Hedge funds likely to return just 4-5% over next few years according to Goldman Sachs. Time to start looking at alternatives?

1 mins. to read

The “vampire squid” Goldman Sach’s private-wealth-management unit came out with a statement last week that they expect hedge funds en bloc to return an average of just 4 percent to 5 percent over the next five years as the industry struggles amid low interest rates.

Everybody hopes to get the five hedge funds, all of whom are going to have 15 percent returns,” Sharmin Mossavar- Rahmani, chief investment officer of Goldman Sachs Private Wealth Management’s Investment Strategy Group, said at a press briefing today. “People need to be more realistic.

The $2.19 trillion hedge-fund industry last year trailed global stocks for the fifth time in seven years, posting a 6.7 percent gain, according to data compiled by Bloomberg. The MSCI All-Country World Index (MXWO) returned 17 percent in 2012, and the Standard & Poor’s 500 Index (SPX) rose 16 percent.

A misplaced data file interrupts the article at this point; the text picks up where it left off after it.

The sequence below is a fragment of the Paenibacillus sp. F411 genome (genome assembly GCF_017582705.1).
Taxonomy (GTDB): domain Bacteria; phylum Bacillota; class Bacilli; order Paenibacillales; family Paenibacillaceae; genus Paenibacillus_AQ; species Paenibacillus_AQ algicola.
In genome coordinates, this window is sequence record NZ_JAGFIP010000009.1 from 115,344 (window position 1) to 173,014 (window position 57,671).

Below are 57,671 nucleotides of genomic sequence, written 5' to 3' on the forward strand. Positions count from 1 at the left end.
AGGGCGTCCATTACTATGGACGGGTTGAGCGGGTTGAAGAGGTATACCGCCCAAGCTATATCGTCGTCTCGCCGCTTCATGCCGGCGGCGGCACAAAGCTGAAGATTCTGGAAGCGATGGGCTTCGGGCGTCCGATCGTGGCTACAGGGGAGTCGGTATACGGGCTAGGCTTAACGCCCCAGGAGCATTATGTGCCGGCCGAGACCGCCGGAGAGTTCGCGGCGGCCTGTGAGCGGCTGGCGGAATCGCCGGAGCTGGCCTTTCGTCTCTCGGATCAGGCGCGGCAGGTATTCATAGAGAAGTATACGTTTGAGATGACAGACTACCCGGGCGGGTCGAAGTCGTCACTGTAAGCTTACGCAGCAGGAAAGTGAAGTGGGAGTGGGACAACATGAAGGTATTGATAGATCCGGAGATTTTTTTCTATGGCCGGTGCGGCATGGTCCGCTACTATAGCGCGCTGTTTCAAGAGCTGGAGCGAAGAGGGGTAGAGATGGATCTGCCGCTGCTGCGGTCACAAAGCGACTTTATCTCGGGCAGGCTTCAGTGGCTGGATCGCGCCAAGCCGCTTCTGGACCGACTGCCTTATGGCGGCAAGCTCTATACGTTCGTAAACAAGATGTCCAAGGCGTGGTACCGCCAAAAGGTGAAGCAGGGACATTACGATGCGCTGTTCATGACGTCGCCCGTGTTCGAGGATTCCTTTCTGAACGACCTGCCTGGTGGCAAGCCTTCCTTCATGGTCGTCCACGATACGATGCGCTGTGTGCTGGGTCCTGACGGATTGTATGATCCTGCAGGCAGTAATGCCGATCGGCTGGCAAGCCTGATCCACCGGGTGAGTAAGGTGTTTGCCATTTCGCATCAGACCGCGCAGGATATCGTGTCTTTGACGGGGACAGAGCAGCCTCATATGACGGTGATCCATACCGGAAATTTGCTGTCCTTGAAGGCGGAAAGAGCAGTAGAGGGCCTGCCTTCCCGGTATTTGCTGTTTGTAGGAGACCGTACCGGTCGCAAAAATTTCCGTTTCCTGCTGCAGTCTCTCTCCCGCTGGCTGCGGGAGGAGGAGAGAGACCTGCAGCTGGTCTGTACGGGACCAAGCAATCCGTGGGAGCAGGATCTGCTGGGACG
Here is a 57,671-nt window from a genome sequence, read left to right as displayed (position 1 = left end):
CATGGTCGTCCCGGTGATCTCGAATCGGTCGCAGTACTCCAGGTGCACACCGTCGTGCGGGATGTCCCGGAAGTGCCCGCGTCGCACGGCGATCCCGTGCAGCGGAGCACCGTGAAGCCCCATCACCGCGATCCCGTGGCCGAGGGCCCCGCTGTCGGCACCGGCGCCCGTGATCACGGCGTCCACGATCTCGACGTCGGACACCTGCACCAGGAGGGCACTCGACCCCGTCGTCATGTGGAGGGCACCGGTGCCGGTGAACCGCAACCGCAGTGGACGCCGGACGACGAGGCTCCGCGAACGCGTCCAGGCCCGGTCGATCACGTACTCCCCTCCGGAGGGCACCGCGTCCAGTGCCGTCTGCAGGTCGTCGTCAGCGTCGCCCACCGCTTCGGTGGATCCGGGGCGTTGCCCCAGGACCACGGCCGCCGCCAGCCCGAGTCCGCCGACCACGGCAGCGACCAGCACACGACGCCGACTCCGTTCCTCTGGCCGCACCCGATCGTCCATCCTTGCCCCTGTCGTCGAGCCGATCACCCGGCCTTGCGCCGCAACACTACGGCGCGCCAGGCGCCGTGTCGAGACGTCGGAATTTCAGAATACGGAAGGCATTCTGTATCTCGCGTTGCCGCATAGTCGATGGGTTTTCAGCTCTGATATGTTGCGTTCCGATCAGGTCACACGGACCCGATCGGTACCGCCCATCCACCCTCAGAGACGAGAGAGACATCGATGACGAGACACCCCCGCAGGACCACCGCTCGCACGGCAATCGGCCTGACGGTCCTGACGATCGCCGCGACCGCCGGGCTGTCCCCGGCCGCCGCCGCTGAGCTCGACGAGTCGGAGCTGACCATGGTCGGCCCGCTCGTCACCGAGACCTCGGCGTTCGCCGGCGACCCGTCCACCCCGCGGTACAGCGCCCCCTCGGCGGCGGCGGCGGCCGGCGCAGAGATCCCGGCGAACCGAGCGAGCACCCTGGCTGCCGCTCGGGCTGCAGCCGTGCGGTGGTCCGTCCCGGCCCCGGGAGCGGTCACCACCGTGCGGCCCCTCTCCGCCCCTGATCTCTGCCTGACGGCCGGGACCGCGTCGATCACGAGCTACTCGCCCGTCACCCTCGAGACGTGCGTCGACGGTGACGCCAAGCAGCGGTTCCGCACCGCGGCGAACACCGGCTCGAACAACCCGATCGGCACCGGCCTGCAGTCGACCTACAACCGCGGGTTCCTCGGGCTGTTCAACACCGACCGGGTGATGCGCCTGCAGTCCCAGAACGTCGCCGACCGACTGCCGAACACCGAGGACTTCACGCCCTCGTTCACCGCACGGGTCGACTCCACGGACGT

With the Federal Reserve stating last year that they will keep interest rates near zero as long as the jobless rate is above 6.5 percent and inflation is forecast to be 2.5 percent or less, the present market environment is, it seems, proving more difficult than usual for the asset management industry to outperform.

Mossavar-Rahmani said investors are “overestimating” how much hedge funds can return in excess of market indexes. While some managers may do well, the low-interest-rate environment makes it difficult to produce double-digit returns, she said.

They don’t walk on water,” Mossavar-Rahmani said.

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